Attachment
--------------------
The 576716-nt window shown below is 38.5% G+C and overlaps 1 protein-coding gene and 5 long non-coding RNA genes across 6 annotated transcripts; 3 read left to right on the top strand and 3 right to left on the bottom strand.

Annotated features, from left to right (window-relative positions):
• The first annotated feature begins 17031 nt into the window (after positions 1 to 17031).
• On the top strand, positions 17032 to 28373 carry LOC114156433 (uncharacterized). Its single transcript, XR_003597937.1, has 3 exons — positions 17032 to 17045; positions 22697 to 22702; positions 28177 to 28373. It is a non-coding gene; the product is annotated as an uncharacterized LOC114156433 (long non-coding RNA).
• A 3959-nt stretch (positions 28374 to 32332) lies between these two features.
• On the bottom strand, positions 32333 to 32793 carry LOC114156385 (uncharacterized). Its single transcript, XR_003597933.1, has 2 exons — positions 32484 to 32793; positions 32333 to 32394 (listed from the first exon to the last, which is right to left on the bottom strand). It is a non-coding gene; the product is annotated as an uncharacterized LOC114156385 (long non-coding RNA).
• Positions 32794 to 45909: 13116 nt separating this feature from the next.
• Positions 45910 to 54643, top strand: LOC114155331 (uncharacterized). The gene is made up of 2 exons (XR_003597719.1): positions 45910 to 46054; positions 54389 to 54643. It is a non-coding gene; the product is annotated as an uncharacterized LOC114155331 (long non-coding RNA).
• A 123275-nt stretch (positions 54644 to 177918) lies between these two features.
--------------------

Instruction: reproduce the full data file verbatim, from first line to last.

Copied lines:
The 576716-nt window shown below is 38.5% G+C and overlaps 1 protein-coding gene and 5 long non-coding RNA genes across 6 annotated transcripts; 3 read left to right on the top strand and 3 right to left on the bottom strand.

Annotated features, from left to right (window-relative positions):
• The first annotated feature begins 17031 nt into the window (after positions 1 to 17031).
• On the top strand, positions 17032 to 28373 carry LOC114156433 (uncharacterized). Its single transcript, XR_003597937.1, has 3 exons — positions 17032 to 17045; positions 22697 to 22702; positions 28177 to 28373. It is a non-coding gene; the product is annotated as an uncharacterized LOC114156433 (long non-coding RNA).
• A 3959-nt stretch (positions 28374 to 32332) lies between these two features.
• On the bottom strand, positions 32333 to 32793 carry LOC114156385 (uncharacterized). Its single transcript, XR_003597933.1, has 2 exons — positions 32484 to 32793; positions 32333 to 32394 (listed from the first exon to the last, which is right to left on the bottom strand). It is a non-coding gene; the product is annotated as an uncharacterized LOC114156385 (long non-coding RNA).
• Positions 32794 to 45909: 13116 nt separating this feature from the next.
• Positions 45910 to 54643, top strand: LOC114155331 (uncharacterized). The gene is made up of 2 exons (XR_003597719.1): positions 45910 to 46054; positions 54389 to 54643. It is a non-coding gene; the product is annotated as an uncharacterized LOC114155331 (long non-coding RNA).
• A 123275-nt stretch (positions 54644 to 177918) lies between these two features.